Figure 3 (A) A space-time plot of a dark rectangle translating rightward. It starts at x position = 0, and its x position (horizontal position) increases with time, whereas its y position (vertical position) remains constant. (B) An x-t plot of the rectangle's motion created by taking a slice through the space-time plot at a constant y value. Note that the x axis is horizontal and the t axis is vertical. The origin is at the midpoint of the x axis. Rightward motion starts at x = 0 and lies along a line that is tilted down and to right in this plot. (C) Leftward motion starts at x = 0 and lies along a line that is tilted down and to the left. (D) A static rectangle whose position remains fixed at x = 0. Because its position does not change with time, its graph is a vertical straight line.

estimates that show that primate MT neurons are arranged into direction columns according to their preferred directions of motion. There is a smooth gradation of preferred direction across neurons in neighboring columns. For similar moving dot stimuli, physiological estimates of the direction bandwidth of MT neurons range from 40 to 52°.

C. Speed Coding

Suzanne McKee and coworkers showed that humans are very sensitive to changes in speed and can discriminate a 5% speed difference despite small variations in the contrast, duration, and temporal frequency content of the stimulus. Currently, the way in which the brain processes and codes speed information is less well understood than the neural processing and coding of the direction of motion. Although the space-time-oriented receptive fields of motion energy detectors and complex cells in striate cortex of the cat do respond optimally to a unique velocity, the output of a motion energy unit also depends strongly on both the contrast and size of a moving stimulus. To extract velocity information, which is independent of stimulus contrast and size, Ted Adelson and Jim Bergen proposed a velocity computation stage that calculates the ratio of the outputs of pairs of motion-sensitive and static neurons. If the response of both the static and motion-sensitive cells depends equally on contrast and size, then this divisive normalization largely eliminates the effect of contrast and size on the output of the velocity computation stage. Nonetheless, large changes in contrast affect estimates of perceived speed, with higher contrasts associated with higher perceived speeds.

For a drifting sine wave grating, speed is the ratio of its temporal frequency to spatial frequency. Although earlier models proposed that the visual system codes speed by directly measuring temporal frequency, there is currently robust evidence that the visual system is sensitive to speed per se and not to the combinations of spatial and temporal frequency that characterize the motion. Several studies working with moving bars and dots have provided evidence for speed selectivity in areas V1 and MT. However, these studies do not distinguish between the possibility that the neurons are responding to changes in temporal frequency rather than speed. Bill Newsome and Tony Movshon have found evidence for MT neurons that are tuned to the speed of a moving grating rather than to its temporal or spatial frequency. Further experiments are needed to establish that MT is indeed the site that encodes speed.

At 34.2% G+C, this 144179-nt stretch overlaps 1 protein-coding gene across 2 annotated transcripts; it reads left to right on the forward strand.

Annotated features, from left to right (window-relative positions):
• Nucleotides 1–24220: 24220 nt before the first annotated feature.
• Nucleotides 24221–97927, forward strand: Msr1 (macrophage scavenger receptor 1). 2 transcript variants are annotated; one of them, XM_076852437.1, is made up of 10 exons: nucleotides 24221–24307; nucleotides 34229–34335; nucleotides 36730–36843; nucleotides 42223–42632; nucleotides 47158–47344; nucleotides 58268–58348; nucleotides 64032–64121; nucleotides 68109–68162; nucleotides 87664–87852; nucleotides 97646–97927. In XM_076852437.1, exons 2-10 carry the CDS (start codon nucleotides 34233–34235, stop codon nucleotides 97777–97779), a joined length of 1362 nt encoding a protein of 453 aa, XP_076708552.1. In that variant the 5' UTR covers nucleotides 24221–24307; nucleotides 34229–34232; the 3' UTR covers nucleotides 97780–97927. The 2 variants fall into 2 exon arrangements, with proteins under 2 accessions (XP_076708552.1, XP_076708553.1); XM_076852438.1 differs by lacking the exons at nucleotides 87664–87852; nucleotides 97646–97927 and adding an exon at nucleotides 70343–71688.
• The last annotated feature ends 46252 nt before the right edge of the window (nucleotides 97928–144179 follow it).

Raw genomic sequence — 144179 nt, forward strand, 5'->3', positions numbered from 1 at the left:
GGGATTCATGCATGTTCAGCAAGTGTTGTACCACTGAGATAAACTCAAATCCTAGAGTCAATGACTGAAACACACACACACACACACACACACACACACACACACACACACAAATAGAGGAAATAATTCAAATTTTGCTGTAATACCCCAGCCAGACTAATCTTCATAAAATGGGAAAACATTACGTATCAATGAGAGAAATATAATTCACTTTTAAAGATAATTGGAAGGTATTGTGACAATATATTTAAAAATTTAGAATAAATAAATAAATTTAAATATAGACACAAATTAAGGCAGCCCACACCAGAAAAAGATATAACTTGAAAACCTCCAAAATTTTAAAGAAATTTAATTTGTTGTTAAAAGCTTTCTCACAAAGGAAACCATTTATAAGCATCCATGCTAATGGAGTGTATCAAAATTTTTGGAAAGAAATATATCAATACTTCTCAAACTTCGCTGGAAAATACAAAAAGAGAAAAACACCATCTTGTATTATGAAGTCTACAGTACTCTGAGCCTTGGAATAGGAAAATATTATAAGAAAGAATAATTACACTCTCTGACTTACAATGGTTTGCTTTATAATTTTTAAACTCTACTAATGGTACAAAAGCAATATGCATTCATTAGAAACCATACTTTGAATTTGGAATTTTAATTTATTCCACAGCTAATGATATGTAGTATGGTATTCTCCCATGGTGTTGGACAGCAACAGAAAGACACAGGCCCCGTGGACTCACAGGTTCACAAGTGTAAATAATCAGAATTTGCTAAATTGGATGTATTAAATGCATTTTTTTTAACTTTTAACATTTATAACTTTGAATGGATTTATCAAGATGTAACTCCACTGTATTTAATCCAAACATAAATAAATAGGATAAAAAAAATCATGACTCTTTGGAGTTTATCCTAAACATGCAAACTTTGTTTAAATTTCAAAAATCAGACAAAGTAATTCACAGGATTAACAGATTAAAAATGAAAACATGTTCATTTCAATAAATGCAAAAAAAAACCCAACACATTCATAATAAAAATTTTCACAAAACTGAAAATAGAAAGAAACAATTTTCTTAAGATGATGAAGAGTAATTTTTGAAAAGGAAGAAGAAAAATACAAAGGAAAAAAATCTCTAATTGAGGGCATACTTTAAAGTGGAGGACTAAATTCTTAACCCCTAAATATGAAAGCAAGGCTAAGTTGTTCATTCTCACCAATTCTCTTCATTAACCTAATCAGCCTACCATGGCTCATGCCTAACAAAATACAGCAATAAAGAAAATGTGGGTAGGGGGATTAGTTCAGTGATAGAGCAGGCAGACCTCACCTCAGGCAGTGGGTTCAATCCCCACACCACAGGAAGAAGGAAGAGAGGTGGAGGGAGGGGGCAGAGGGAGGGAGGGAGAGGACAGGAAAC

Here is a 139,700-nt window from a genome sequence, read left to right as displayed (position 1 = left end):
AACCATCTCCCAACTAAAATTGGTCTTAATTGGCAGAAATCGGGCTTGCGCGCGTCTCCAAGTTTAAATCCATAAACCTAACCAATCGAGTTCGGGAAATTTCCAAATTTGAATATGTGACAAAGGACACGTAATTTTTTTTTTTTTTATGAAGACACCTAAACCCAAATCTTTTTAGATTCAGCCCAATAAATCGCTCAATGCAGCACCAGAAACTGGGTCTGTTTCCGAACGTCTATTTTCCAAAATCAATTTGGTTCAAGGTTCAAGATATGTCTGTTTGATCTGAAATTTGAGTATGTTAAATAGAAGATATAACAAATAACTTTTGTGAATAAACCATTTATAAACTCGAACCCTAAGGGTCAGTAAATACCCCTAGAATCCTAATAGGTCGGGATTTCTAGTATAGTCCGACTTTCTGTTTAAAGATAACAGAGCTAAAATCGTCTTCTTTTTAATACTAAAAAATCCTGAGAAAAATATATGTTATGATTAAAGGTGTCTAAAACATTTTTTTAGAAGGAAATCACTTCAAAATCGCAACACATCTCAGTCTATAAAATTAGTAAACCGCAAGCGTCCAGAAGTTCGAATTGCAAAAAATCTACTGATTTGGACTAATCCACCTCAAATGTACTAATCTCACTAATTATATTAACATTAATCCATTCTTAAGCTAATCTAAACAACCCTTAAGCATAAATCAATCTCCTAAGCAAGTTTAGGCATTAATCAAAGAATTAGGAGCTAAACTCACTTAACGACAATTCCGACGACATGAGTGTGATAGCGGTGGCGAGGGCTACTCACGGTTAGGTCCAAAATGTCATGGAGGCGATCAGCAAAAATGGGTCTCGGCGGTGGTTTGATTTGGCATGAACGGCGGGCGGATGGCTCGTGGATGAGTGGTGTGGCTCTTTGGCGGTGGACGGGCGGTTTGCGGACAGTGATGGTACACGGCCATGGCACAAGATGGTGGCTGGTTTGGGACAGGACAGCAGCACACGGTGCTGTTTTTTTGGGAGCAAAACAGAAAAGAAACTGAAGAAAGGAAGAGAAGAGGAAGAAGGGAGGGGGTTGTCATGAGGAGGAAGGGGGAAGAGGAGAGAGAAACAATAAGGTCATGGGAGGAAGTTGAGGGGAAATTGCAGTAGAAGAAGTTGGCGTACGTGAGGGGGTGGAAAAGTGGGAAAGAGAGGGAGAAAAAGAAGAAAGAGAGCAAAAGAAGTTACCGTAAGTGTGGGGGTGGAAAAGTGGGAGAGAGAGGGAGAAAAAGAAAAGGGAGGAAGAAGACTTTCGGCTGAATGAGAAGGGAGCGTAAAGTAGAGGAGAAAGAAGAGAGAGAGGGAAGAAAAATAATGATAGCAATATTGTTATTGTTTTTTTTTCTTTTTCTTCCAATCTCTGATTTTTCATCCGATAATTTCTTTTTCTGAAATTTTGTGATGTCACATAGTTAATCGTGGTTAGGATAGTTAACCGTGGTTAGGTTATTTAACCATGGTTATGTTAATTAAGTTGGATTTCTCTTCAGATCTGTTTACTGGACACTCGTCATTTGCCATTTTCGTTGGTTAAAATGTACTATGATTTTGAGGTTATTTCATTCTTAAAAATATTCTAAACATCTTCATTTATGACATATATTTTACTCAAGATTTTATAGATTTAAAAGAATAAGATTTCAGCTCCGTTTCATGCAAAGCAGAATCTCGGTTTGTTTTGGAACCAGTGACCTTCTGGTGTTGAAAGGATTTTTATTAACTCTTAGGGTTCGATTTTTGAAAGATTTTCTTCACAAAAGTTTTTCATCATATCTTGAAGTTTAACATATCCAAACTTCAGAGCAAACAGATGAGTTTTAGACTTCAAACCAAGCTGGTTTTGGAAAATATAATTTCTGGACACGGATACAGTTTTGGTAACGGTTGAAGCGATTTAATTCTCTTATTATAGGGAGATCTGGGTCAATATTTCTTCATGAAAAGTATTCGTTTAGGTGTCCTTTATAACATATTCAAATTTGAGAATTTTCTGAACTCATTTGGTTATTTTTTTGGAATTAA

As mentioned earlier, there is evidence for space-time-oriented units in visual area 1 (V1), the earliest cortical processing area for visual information. This area has units with small receptive fields that respond best to bars or edges that move in the cell's preferred direction within the receptive fields. Thus, these small units do not directly signal the motion of complex real-world objects but respond only to the motion of image fragments that fall within the aperture that is their receptive field. The problem that a local neuron faces is evident if one views the motion of an extended edge through an aperture. The direction of motion is ambiguous. This is the aperture problem, and it is

Breaking Bulimia

Breaking Bulimia

We have all been there: turning to the refrigerator if feeling lonely or bored or indulging in seconds or thirds if strained. But if you suffer from bulimia, the from time to time urge to overeat is more like an obsession.

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